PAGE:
"Do not forget that in England if a player plays less than 10 per cent of games in a season - which is a FIFA rule - you can get rid of your contract. I would like to know when they voted in the Premier League that they knew this rule. It would not count if you are injured. But if you do not play enough games, you can get in front of a FIFA commission that then decides how much money you have to pay to buy out your contract. If you are not in the 25 how can you play? Yet a player who doesn`t play more than 10 per cent of games can go to FIFA and say I want to get rid of my contract."
That ruling might be given more effect with the squad rules but it`s been there for some time and doesn`t apply only in England. It`s been one reason why it isn`t really possible just to dump a want-a-way player on the bench for a season to teach him a lesson in loyalty. But then why on earth would you want to keep a player you wouldn`t wish to pick for as much 10% of the available games? That would be just 6 games or less in an average season - less than 4 league games. What on earth is he doing in the squad?
The real effect of that is to pretty well oblige clubs with more than 25 players over the age of 21 to sell before they buy or possibly take a big loss. In that case they should be very careful who they buy and what they pay for him. Isn`t that just the sort of prudence, albeit enforced, that Wenger has advocated his entire career anyway?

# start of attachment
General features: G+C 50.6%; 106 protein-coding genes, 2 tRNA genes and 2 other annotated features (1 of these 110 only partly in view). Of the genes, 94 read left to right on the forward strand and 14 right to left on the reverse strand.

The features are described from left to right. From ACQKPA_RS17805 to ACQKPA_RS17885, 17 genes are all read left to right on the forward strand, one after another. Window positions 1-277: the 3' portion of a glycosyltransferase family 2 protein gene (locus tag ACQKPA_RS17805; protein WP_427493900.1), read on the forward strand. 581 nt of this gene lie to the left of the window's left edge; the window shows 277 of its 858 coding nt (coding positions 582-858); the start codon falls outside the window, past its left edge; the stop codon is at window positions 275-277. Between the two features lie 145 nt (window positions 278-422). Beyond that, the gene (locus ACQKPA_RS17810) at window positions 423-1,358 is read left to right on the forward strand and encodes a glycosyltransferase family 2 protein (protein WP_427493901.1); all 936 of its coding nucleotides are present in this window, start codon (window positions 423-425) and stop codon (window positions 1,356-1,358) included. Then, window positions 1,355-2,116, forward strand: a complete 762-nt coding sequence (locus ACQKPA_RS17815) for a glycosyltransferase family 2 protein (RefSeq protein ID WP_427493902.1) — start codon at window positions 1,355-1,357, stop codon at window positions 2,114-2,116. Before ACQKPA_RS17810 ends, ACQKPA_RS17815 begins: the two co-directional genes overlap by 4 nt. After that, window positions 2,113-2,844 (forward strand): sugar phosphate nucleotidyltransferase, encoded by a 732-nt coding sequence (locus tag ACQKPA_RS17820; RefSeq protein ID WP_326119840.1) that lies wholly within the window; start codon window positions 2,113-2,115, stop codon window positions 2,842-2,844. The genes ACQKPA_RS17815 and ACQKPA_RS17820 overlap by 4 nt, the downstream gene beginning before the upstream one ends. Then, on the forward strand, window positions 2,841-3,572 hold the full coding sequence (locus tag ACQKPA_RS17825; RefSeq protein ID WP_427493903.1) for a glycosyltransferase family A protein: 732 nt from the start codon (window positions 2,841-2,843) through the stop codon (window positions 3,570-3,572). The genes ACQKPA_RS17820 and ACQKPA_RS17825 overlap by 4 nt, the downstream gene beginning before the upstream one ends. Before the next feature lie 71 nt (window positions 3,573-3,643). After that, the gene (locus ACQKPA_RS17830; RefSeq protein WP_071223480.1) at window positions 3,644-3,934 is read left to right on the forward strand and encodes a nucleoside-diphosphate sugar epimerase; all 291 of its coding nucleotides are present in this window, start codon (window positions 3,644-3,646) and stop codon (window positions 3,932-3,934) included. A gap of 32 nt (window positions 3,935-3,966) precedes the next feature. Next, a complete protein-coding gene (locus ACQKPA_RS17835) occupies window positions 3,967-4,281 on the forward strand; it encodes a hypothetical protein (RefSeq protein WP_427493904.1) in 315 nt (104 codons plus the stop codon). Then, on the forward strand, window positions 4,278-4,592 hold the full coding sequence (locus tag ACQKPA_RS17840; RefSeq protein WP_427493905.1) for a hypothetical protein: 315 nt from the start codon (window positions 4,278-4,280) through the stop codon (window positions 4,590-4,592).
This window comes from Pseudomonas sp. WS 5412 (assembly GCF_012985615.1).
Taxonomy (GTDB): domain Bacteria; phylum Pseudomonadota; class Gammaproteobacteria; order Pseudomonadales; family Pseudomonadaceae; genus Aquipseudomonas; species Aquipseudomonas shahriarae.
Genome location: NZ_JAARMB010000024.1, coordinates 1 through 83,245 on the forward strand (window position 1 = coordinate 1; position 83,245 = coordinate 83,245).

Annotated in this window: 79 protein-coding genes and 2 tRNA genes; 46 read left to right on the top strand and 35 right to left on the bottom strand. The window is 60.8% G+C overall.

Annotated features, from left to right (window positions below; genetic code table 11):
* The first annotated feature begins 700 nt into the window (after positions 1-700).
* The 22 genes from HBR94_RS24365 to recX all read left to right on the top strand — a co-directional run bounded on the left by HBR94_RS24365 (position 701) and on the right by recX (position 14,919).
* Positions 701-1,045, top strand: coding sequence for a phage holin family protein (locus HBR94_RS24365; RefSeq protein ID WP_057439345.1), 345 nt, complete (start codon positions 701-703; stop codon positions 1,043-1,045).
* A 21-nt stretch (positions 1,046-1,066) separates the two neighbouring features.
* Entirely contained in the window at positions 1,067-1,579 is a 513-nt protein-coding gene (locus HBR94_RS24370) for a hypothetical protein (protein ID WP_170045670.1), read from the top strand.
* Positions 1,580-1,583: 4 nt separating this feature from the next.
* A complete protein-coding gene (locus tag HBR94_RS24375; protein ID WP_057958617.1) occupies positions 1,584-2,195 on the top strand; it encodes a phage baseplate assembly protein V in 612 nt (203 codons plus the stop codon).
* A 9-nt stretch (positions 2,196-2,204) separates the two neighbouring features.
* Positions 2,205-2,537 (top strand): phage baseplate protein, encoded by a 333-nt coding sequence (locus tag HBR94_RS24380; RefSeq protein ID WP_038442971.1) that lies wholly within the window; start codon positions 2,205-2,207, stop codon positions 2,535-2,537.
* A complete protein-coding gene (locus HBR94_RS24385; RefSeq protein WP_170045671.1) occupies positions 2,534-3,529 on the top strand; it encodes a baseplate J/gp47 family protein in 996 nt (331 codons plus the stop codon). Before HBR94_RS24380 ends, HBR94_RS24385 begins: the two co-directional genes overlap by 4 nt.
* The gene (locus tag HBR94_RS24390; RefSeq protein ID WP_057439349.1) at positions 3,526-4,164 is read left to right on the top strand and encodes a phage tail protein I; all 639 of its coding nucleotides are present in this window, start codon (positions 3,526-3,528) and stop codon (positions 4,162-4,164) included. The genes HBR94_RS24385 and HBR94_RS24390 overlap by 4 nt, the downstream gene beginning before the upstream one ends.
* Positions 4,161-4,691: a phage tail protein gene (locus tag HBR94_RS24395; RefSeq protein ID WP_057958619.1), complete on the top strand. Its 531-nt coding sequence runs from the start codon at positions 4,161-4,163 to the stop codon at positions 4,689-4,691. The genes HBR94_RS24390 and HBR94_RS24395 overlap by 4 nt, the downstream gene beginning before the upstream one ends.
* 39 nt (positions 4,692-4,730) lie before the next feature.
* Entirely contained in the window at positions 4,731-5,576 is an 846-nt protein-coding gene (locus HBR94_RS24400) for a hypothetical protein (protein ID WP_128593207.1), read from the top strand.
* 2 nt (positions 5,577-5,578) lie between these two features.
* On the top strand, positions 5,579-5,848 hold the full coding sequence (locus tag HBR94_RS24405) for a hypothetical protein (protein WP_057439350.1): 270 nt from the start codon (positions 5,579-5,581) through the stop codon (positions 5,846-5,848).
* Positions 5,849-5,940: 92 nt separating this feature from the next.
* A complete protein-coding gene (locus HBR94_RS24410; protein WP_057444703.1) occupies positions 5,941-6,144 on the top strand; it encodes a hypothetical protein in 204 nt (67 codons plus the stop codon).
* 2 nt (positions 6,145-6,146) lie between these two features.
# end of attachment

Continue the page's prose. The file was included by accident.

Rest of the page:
Arsene`s on more secure ground for me on the aspects of the ruling which has an oblique effect on the potential nationality constraints inherent in the 'homegrown` element.
"The 'home-grown` rule is artificial, it`s nothing to do with standards" he told reporters last week "They will create more rules like that for home-grown players, but it`s all rubbish" as he continued "I don`t know whether it`s self-preservation, but it is not linked with quality. If you want to stay the best league in the world, every way of thinking has to be linked with how you can make the best even better. The Premier League have to decide whether they are here to prepare the England national team, and they have to kick everyone out, or are they here to produce the best league in the world? That`s the decision you have to make."
The present construction of the homegrown rule isn`t as yet too inhibiting which is why so few teams have fallen foul of it. Unwelcome though it is in principle, only if the suits were encouraged to extend this artificial constraint on quality would it start to pose any real problems. Can we trust them not to interfere further? Probably not, but that aside I don`t share Wenger`s concerns about these rules.
Together with the gradual impact that Uefa financial fair play rules will eventually exert on the ability of clubs to distort the player markets this is likely to provide a more favourable competitive environment for Arsenal. It will clip the wings of the 'loadsamoney` clubs and will to some extent level the playing field for the clubs outside the customary top four too. The more equal the competition can be the better it will be for the game as a whole.
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Date:Tuesday August 17 2010